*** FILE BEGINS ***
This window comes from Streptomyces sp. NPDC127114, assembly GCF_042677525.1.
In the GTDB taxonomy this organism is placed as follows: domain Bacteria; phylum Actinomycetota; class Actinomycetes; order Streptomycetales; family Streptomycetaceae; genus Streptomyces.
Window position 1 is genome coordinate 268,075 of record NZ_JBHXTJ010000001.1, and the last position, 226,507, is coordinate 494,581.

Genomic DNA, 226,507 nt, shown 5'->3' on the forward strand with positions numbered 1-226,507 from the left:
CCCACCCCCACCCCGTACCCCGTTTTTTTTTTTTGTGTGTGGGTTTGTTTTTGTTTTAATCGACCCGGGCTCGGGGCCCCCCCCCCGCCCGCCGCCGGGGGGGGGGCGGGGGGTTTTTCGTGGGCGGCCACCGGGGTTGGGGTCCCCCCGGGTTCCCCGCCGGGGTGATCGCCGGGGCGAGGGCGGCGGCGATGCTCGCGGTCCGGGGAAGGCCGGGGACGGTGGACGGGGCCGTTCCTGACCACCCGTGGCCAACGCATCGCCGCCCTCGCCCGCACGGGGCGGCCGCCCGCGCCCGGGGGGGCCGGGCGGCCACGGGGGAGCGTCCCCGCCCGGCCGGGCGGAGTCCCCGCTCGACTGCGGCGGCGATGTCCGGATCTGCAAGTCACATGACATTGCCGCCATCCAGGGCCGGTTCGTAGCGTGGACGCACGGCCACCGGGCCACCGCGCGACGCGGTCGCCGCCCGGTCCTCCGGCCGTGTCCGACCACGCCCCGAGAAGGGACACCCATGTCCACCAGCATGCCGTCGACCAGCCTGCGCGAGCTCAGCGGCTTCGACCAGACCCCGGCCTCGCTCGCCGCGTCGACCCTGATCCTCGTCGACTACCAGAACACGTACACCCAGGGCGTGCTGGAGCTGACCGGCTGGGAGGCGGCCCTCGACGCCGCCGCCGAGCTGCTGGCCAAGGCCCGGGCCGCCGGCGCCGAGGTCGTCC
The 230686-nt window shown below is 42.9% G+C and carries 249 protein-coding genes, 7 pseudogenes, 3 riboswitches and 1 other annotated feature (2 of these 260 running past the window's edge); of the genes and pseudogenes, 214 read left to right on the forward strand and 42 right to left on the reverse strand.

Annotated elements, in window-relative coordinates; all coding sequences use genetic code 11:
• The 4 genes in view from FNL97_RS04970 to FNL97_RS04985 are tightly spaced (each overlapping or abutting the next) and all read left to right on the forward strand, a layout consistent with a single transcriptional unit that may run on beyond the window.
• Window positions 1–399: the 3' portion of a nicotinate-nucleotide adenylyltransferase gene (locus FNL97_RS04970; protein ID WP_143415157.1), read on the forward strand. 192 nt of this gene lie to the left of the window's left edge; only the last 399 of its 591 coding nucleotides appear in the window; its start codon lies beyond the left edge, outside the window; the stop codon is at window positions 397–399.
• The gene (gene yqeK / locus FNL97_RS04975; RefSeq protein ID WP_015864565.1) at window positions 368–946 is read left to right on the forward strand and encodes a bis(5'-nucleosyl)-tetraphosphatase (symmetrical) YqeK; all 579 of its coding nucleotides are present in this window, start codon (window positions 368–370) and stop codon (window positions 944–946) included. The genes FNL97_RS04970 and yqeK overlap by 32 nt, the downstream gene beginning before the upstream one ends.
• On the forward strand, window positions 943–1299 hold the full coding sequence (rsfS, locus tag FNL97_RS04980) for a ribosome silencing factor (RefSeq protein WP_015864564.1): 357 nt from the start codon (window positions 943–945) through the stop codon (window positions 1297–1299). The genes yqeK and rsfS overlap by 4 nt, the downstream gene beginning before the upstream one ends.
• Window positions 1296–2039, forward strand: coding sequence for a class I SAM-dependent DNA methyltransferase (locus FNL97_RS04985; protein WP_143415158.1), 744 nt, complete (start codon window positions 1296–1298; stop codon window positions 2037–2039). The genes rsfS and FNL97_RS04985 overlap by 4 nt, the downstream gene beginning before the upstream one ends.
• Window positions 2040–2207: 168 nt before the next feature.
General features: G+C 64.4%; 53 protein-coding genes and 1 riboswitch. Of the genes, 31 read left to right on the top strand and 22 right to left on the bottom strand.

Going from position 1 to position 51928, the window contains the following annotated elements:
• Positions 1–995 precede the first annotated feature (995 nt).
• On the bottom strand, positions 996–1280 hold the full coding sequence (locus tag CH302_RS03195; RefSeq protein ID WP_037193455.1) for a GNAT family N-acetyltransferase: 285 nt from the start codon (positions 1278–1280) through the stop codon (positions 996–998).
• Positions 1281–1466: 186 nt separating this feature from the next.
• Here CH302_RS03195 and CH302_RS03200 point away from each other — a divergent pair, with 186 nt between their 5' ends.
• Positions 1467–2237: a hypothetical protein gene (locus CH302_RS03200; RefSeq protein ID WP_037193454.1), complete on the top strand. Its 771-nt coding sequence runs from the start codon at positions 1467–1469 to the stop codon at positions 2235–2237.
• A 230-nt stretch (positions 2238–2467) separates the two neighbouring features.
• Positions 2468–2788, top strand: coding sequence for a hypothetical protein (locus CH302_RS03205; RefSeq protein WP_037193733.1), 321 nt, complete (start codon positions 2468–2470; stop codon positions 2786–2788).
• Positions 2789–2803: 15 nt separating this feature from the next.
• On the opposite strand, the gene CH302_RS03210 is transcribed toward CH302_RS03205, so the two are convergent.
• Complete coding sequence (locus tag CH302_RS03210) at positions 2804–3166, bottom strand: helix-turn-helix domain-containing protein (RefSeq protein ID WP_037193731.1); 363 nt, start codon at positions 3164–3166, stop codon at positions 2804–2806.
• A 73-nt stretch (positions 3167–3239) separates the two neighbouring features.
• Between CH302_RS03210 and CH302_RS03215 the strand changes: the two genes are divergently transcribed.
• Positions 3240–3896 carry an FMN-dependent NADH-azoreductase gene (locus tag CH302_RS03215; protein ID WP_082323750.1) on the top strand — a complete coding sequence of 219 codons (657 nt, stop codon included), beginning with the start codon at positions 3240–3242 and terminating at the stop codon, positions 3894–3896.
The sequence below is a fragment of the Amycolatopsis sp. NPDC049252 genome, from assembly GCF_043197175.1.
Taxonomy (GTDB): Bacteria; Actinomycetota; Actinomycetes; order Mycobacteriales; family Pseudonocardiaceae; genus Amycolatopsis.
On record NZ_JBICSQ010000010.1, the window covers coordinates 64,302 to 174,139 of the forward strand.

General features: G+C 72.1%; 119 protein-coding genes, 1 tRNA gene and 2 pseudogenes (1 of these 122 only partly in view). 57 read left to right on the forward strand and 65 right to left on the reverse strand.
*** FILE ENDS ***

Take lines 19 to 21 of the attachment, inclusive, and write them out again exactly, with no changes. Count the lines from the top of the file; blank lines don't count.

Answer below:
• Here CH302_RS03195 and CH302_RS03200 point away from each other — a divergent pair, with 186 nt between their 5' ends.
• Positions 1467–2237: a hypothetical protein gene (locus CH302_RS03200; RefSeq protein ID WP_037193454.1), complete on the top strand. Its 771-nt coding sequence runs from the start codon at positions 1467–1469 to the stop codon at positions 2235–2237.
• A 230-nt stretch (positions 2238–2467) separates the two neighbouring features.